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Thread: Ready for sauerkraut and pork day?

  1. #21
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    If gas were a cure we would be walking AND flying by now.

  2. #22
    Member Cali2's Avatar
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    Quote Originally Posted by alhavel View Post
    If gas were a cure we would be walking AND flying by now.


    Quote Originally Posted by alhavel View Post
    Yeah? And how about sautéed red cabbage, with raisins and apple?
    I've never heard of it, but it sounds good. What about hot lettuce?
    Last edited by Cali2; 01-01-2012 at 10:01 PM. Reason: I suck at quoting...
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  3. #23
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    Never had hot lettuce, but, I'll try anything once,

  4. #24
    Senior Member skippy13's Avatar
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    My great grandmother made gallons of sauerkraut every year. I swear that the two of us went through a quart jar every single day when I went to stay with her for a summer. Her former daughter-in-law married a man who had a cabbage farm in mead, washington. I still remember the sauerkraut as the best I have ever tasted either before or since. It was served at every meal and sometimes at breakfast too.

    Once a year I make country pork ribs cooked in sauerkraut. The crock pot makes it so easy.
    Anything worth doing, is worth doing to excess

  5. #25
    Sometimes I buy a cheap pork blade or cut and slow cook it in the crock pot with some kraut and a pinch of caraway seed. Some people add a bit of tomato juice.

  6. #26
    Member Cali2's Avatar
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    Quote Originally Posted by alhavel View Post
    Never had hot lettuce, but, I'll try anything once,
    It's awesome! I'm not really into the sweet and sour deal, but I make an exception for this one. It's a sweet and sour bacon dressing that is warm, then you pour it over lettuce (or dandelion) and a sliced hard boiled egg.
    Doin' that crip thing since 2004.

  7. #27
    Senior Member skippy13's Avatar
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    Quote Originally Posted by Cali2 View Post
    It's awesome! I'm not really into the sweet and sour deal, but I make an exception for this one. It's a sweet and sour bacon dressing that is warm, then you pour it over lettuce (or dandelion) and a sliced hard boiled egg.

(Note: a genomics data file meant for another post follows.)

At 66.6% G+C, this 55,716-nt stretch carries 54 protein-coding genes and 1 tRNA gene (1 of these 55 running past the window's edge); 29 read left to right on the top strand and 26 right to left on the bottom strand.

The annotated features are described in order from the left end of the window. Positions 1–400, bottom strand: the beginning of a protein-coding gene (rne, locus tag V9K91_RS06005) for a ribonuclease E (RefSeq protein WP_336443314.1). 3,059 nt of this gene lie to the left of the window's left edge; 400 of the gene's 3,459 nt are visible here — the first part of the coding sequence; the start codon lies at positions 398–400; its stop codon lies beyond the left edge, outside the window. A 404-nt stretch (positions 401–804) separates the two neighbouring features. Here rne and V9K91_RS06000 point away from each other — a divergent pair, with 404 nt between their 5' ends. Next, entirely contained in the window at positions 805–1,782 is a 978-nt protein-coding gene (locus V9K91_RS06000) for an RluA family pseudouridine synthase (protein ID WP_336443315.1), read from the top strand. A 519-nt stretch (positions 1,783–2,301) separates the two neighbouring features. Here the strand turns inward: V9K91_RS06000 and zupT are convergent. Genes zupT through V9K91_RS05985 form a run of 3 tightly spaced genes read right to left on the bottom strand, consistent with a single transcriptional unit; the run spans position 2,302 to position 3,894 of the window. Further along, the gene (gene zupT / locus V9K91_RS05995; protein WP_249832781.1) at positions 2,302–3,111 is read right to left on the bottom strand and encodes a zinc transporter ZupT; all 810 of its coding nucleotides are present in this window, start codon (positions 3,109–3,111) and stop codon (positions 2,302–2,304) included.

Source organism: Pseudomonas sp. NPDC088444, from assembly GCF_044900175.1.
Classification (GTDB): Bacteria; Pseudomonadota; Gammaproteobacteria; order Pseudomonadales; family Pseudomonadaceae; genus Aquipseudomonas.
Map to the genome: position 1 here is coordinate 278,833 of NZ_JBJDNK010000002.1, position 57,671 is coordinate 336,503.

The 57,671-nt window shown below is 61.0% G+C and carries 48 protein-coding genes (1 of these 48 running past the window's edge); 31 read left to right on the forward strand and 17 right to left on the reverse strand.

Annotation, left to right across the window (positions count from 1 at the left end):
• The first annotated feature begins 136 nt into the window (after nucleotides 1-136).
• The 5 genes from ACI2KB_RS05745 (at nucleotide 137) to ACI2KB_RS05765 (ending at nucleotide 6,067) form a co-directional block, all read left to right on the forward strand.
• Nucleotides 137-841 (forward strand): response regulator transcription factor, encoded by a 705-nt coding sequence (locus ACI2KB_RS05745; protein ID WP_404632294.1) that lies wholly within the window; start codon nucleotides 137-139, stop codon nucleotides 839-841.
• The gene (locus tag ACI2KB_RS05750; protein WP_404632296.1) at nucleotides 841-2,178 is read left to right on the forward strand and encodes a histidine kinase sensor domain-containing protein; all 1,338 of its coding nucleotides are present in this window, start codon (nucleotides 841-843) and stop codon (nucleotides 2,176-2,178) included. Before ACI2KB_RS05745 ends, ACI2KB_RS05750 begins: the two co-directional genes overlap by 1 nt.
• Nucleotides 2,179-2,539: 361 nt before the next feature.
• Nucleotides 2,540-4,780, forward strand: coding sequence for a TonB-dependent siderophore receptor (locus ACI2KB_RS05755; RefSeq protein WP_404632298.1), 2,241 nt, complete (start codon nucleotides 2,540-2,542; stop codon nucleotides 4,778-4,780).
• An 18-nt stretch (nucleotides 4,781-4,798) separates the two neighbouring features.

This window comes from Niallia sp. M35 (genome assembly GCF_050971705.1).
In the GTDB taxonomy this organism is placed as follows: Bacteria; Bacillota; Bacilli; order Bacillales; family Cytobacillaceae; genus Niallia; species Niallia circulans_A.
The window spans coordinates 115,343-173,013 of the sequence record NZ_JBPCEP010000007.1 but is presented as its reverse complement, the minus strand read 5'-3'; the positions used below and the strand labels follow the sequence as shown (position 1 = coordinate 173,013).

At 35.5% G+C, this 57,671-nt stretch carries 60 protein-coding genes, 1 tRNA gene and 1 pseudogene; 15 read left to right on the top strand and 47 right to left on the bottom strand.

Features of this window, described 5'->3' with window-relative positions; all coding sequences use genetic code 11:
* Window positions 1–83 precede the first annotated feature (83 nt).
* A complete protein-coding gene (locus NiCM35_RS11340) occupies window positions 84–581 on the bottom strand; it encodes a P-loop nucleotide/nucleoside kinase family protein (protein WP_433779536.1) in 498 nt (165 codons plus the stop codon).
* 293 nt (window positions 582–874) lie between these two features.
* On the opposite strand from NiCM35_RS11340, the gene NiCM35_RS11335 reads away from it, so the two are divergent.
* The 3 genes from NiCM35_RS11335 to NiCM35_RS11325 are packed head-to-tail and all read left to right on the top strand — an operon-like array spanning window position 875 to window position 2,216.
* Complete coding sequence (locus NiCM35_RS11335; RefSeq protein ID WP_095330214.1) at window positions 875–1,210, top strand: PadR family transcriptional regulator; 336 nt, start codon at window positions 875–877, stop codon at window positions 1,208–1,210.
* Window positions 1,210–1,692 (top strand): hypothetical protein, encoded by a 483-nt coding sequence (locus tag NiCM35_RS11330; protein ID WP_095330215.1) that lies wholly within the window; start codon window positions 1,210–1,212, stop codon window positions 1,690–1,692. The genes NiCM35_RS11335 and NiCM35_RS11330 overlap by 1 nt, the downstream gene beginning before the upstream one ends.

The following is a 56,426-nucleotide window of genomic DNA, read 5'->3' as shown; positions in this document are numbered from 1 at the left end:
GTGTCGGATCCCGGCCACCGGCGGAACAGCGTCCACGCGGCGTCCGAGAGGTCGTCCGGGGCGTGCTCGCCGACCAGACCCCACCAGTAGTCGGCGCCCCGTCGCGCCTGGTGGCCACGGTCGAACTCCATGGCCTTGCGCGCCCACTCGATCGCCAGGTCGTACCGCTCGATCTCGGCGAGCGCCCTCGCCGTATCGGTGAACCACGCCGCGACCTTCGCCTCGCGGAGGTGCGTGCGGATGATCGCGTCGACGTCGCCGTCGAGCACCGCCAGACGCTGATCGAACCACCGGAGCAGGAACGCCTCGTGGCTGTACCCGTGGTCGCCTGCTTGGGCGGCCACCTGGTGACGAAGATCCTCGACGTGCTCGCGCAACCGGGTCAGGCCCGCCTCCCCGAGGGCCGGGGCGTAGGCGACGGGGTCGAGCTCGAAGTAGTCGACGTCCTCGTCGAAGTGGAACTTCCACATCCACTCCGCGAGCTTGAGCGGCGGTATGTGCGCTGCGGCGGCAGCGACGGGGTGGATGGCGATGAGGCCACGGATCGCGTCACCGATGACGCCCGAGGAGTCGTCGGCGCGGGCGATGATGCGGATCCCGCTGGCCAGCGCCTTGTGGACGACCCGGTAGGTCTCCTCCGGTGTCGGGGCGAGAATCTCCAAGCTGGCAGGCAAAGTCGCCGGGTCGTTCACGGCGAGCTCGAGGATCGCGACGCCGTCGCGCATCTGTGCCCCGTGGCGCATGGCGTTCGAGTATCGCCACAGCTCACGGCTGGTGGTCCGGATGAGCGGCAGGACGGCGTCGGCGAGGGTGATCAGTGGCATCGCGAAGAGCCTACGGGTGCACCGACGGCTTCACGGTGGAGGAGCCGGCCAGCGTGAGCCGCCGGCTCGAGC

It is also good over spinach greens.
    Anything worth doing, is worth doing to excess

  8. #28
    55 I made the kraut and pork this year. The cost of meat being what it is.....I cheated with sausage links. I usually cook with a can of beer too. My mother prefered hers with a touch of brown sugar, but I like the beer better.

    Years ago when we all got together to ring in the new year, we ate at midnight for good luck.

    I've noticed here in Tennessee, they eat black eyed peas, cabbage and pork for the new year. Are there any other variations accross the country?

  9. #29
    Quote Originally Posted by Cali2 View Post
    It's awesome! I'm not really into the sweet and sour deal, but I make an exception for this one. It's a sweet and sour bacon dressing that is warm, then you pour it over lettuce (or dandelion) and a sliced hard boiled egg.
    Wilted salads are great. I have had grilled Romaine lettuce that was very good. I love the spring dandelions too. We also enjoyed wild mustard greens, cowslip greens, and wild leeks. One of my favorites was self-caught native brook trout sauteed in butter with leeks.
    You will find a guide to preserving shoulder function @
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  10. #30
    Quote Originally Posted by skippy13 View Post
    My great grandmother made gallons of sauerkraut every year. I swear that the two of us went through a quart jar every single day when I went to stay with her for a summer. Her former daughter-in-law married a man who had a cabbage farm in mead, washington. I still remember the sauerkraut as the best I have ever tasted either before or since. It was served at every meal and sometimes at breakfast too.

    Once a year I make country pork ribs cooked in sauerkraut. The crock pot makes it so easy.
    Smoked pork chops are the next best things to ribs. Also use brats. I cook my kraut in a pressure cooker. 15 minutes and it is done. I put in some caraway seeds and sprinkle a little brown sugar on it before cooking. That is the way my mother cooked it.
    You will find a guide to preserving shoulder function @
    http://www.rstce.pitt.edu/RSTCE_Reso...imb_Injury.pdf

    See my personal webpage @
    http://cccforum55.freehostia.com/

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